As food companies scrambled to meet an unprecedented demand on their products this year, they’ve had to make some tough choices. In order to keep their production processes running smoothly some dead weight had to be cut off in the form of less popular products.
Almost every major food and beverage company out there—like Coca-Cola, PepsiCo, Mars, General Mills, etc.—chose to retire an unexpected amount of products to be able to focus their resources on brands that were in highest demand. Some companies, on the other hand, chose to stop selling products under controversial brand names that were hurting their overall image.
As a result, several lines and varieties of snacks, sodas, cereals, and canned goods were discontinued this year. Here are some that made the biggest waves.
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Coca-Cola is discontinuing about 200 beverages from its vast portfolio this year in a major restructuring move prompted by the pandemic. The company’s Odwalla juice line was unfortunately one of the brands on the chopping block, and the product has left grocery shelves for good this July.
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Another Coca-Cola brand to get the boot this year was their beloved coconut water line Zico. Coca-Cola acquired the Zico brand in 2013, when the healthful drink proved to be a highly sought-after alternative to vitamin water and other hydration benefit–touting beverages. However, as the popularity of coconut water slowly waned over the past decade and Zico never caught up to the more popular competitors. The product is no longer in production.
After 60 years on the shelves, diet soda Tab is being retired from production this year. One of the first-ever diet sodas on the market debuted in the 1960s and primarily targeted female consumers looking for a health-conscious option in the soda aisle. However, Coca-Cola soon came out with Diet Coke which cannibalized Tab’s market, and its success has been on a downward trajectory ever since.
Much to the dismay of loyal fans, their beloved Diet Coke Feisty Cherry is being discontinued by the end of the year. The product was in short supply during the pandemic, and Coca-Cola finally announced it would stop producing it altogether.
The Aunt Jemima brand is no more. While the parent company Quaker will still produce their famous maple syrup and pancake mixes, the products will be sold under a different name and completely reimagined branding. The decision comes as part of a larger shift among consumer brands who are scrubbing their image clean of racially insensitive branding.
After nearly a 100 years of Eskimo Pie, Dreyer’s Ice Cream announced they would be changing the name of the ice cream product, in order to shift away from the outdated derogatory term describing the native people of the Arctic. Starting next year, you’ll be able to find this long-standing ice cream product under the name Edy’s Pie, honoring Joseph Edy, one of the company’s founders.
Uncle Ben’s products are getting a new name and branding, too. “We recognize that now is the right time to evolve the Uncle Ben’s brand, including its visual brand identity, which we will do,” a company spokesperson told the New York Times back in June. While you will no longer be able to find Uncle Ben’s products in stores, the company will be producing the same stuff under the name Ben’s Original.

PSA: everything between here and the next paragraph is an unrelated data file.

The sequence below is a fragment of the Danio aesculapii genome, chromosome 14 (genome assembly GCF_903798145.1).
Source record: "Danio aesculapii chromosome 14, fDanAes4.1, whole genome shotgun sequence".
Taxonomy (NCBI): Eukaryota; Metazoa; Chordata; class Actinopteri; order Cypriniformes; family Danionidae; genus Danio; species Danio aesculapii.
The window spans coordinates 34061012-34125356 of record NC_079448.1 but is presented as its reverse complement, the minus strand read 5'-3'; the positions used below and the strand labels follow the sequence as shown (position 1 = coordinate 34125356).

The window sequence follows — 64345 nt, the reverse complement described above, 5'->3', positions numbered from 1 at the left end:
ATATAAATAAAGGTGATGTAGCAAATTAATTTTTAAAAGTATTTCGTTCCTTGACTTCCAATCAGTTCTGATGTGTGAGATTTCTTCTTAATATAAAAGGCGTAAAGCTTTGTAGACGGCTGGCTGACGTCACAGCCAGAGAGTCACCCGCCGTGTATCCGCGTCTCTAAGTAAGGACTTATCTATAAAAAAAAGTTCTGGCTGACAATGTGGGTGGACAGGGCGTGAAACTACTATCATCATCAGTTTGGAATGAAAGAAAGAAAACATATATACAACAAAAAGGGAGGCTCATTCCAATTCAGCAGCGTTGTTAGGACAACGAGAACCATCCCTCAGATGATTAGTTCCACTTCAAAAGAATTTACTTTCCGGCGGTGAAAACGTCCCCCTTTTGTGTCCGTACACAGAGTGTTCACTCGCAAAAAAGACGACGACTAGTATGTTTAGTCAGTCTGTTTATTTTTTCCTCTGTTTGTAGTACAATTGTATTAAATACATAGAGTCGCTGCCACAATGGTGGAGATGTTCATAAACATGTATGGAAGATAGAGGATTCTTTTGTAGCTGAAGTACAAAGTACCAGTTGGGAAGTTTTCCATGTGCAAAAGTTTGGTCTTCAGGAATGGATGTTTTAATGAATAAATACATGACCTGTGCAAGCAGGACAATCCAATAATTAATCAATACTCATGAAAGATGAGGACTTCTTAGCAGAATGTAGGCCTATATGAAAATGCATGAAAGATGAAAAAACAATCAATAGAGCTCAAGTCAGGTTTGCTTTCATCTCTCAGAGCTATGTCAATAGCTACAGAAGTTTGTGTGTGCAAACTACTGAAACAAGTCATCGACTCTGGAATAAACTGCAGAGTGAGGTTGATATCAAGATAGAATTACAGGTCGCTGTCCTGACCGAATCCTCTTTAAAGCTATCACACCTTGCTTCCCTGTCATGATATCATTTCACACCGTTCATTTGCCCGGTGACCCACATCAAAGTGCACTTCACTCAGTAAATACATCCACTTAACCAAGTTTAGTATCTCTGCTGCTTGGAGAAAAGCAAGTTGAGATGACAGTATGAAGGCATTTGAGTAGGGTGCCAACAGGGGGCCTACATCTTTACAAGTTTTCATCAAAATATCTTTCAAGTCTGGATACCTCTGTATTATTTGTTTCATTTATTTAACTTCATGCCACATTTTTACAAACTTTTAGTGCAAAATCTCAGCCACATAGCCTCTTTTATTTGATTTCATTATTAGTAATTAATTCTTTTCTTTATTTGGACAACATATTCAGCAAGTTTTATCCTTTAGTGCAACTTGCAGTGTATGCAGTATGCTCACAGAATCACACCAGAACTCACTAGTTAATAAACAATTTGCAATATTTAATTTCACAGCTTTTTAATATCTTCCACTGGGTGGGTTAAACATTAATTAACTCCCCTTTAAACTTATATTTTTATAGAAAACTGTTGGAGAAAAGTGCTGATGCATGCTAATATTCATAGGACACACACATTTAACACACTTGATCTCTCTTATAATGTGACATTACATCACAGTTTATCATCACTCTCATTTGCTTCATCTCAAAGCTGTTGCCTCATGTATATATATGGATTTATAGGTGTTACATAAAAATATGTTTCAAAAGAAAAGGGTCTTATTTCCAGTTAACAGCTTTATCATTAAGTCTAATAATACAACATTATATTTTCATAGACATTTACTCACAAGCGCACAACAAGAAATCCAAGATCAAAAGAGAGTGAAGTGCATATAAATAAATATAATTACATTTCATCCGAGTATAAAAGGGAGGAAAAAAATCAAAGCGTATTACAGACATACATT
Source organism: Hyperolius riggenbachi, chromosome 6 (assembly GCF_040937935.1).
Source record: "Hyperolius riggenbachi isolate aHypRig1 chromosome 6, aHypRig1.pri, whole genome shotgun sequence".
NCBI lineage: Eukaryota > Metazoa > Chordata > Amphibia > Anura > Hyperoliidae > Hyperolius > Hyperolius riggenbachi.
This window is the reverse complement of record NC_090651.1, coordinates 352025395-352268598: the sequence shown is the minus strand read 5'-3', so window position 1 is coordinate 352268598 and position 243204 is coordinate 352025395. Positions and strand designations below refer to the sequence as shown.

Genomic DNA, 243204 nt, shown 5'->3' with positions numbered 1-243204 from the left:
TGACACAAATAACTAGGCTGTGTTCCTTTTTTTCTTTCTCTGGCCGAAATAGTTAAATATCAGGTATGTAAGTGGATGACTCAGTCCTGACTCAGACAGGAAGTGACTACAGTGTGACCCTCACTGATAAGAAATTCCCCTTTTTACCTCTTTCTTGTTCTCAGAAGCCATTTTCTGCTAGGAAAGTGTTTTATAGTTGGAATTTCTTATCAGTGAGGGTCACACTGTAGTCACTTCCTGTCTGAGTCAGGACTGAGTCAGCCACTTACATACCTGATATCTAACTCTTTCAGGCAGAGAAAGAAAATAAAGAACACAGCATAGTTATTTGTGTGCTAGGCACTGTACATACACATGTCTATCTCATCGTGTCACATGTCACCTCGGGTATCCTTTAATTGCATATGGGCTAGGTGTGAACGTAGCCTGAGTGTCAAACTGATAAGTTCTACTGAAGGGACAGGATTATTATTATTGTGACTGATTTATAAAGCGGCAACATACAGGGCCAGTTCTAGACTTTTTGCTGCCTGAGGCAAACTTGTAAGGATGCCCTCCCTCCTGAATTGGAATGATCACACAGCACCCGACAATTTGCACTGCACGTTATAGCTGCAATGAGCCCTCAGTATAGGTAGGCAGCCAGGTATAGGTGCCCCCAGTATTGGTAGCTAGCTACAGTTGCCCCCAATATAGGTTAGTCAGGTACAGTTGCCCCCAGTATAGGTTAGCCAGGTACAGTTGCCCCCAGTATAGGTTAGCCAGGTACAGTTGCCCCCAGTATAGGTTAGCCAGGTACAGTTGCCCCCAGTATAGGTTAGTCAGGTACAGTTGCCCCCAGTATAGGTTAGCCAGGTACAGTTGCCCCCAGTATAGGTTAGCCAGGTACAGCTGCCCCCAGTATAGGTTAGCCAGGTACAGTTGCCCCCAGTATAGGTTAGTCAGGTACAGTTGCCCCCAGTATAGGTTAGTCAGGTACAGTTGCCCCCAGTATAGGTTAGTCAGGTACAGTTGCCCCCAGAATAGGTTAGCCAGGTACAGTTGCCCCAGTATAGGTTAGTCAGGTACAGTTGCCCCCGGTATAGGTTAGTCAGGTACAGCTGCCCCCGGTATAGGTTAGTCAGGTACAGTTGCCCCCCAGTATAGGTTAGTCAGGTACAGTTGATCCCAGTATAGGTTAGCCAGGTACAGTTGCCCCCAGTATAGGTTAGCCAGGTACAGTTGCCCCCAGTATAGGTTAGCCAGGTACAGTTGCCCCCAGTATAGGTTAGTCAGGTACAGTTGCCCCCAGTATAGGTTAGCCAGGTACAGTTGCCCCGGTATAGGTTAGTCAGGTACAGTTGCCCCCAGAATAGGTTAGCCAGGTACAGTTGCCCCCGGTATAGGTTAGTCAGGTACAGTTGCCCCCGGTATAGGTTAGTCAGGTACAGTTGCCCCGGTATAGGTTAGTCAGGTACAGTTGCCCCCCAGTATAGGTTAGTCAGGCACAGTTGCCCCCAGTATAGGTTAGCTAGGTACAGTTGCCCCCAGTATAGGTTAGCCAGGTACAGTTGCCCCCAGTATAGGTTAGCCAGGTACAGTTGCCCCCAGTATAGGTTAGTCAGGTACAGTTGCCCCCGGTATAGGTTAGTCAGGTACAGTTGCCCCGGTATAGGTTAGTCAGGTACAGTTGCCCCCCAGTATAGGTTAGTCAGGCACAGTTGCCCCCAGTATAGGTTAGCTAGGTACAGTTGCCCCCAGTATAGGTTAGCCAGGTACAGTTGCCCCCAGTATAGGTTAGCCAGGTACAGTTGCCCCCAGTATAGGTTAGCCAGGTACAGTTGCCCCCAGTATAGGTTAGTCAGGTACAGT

General Mills trimmed down their soup offerings this year, and has allegedly discontinued 40 flavors of Progresso soup from production. The move is a bid to focus resources on the most popular items that are being produced in larger quantities during the pandemic. However, CEO Jeffrey Harmening promised you won’t even notice the difference. “[Customers] may not be able to get 16 varieties of chicken noodle, but they can still get chicken noodle,” he said.
In early March, Frito-Lay decided to reduce the number of their products by about 21%, which means that some much-loved flavors of their iconic chips were put on hold. They include things like Doritos Salsa Verde, Fritos Scoops Spicy Jalapeño, Lightly Salted Lay’s, and some flavors of Tostitos, which have all disappeared from the shelves this year. And while no official confirmation has been issued about their termination, chances are good these products might be in the 3-5% of the company’s portfolio that’s being discontinued.
J.M. Smucker Co., which owns Jif, has pivoted away from novelty peanut-based snacks this year in order to focus on their main money-makers like peanut butter. The company announced back in February that they were discontinuing the wholesome snack line Power Ups, which featured crunchy granola bars and creamy granola clusters for good. Recently, the company confirmed they also stopped making Jif Whipps, their line of Whipped Peanut Butter.
While you won’t see Oreos disappear from the market any time soon, some flavor innovations were retired this year, according to Glen Walter, president of North America for Mondelez. Overall, there are fewer Oreo flavors on the market now than there were before the pandemic. Red Velvet is just one fan-favorite flavor that’s been discontinued this year.
It seems that several Kellogg’s cereals have found themselves on the chopping block this year. The company confirmed on Twitter that the Rice Krispies Treats and Crunchy Nut cereals are among those that have been discontinued.
Nestle has quietly discontinued their line of Lean Pockets this year. The frozen flaky-dough sandwiches provided a healthier alternative to the iconic Hot Pockets. And while the latter have been in high demand during the pandemic, it seems that their Lean cousins didn’t bring enough sales to justify their existence.
And for more, check out these 108 most popular sodas ranked by how toxic they are.